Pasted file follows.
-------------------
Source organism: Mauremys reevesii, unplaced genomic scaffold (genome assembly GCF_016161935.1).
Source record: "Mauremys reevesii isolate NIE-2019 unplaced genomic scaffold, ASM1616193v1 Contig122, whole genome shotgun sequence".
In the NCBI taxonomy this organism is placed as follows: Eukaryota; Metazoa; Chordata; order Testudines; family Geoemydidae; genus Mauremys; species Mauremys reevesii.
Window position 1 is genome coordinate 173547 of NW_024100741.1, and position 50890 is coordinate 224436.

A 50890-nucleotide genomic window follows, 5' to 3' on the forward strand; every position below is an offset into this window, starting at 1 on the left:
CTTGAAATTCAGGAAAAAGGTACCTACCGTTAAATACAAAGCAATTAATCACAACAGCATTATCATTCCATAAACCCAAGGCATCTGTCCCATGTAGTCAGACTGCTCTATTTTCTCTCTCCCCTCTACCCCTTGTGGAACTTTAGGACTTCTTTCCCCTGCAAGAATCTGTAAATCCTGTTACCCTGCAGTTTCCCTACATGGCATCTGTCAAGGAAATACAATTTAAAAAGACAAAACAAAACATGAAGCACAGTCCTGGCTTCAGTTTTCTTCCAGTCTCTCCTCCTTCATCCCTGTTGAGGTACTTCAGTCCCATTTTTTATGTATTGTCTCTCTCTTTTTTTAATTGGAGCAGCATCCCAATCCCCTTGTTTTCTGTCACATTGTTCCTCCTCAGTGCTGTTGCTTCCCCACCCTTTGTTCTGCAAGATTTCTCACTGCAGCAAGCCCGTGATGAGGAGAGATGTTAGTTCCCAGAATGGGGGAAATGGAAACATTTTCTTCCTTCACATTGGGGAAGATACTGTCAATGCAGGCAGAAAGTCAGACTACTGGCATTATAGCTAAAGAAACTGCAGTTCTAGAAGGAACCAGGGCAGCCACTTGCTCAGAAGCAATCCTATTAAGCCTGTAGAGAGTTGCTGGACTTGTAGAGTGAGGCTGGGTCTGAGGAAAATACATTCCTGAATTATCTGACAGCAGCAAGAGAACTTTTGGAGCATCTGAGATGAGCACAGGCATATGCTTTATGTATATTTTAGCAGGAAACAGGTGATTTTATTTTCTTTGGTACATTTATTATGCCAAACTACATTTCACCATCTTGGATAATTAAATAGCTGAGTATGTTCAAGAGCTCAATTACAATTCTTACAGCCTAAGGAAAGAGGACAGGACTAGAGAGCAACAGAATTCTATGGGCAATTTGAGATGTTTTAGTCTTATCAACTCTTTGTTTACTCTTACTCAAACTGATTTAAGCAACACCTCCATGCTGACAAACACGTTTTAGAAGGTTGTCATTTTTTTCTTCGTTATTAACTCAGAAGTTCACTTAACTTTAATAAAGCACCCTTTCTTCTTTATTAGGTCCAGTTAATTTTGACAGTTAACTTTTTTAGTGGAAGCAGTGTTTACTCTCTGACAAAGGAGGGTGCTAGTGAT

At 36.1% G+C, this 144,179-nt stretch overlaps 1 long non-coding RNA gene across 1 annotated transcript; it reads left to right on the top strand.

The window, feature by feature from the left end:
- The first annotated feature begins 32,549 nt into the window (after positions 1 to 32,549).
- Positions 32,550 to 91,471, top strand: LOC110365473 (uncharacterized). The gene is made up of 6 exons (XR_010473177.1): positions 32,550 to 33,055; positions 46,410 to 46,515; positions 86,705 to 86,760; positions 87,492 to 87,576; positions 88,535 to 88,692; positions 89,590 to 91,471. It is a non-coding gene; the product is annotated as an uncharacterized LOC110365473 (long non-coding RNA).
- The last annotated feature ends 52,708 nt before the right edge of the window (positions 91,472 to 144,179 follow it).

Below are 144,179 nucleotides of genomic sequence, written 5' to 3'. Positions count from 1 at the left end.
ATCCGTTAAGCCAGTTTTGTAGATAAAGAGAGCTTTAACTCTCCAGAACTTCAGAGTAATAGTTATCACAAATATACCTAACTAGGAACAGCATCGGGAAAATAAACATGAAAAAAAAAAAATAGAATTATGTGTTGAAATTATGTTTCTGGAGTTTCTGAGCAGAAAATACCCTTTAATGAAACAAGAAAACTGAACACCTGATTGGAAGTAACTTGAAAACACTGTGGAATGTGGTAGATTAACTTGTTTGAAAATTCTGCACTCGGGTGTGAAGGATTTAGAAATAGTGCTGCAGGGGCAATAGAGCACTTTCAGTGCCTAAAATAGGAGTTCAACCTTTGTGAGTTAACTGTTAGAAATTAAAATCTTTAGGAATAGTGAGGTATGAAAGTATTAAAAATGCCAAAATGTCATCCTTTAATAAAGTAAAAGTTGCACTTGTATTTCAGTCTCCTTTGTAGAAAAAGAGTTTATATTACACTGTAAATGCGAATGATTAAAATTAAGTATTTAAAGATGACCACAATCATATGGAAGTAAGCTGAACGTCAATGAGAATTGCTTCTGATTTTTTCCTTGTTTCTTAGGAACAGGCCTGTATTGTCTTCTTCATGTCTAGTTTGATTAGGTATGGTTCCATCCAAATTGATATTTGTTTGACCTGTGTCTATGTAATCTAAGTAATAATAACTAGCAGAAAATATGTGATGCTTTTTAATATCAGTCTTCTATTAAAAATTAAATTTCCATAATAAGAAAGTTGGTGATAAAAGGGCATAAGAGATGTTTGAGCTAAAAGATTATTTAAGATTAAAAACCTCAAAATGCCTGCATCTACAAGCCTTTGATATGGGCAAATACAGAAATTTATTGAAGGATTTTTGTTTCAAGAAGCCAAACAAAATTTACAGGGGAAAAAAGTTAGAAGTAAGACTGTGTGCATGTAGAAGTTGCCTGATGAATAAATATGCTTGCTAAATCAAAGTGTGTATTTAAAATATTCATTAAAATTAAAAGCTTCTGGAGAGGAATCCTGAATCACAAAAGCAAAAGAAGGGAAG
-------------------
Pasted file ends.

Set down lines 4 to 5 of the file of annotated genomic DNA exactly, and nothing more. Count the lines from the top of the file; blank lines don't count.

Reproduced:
Window position 1 is genome coordinate 173547 of NW_024100741.1, and position 50890 is coordinate 224436.

A 50890-nucleotide genomic window follows, 5' to 3' on the forward strand; every position below is an offset into this window, starting at 1 on the left: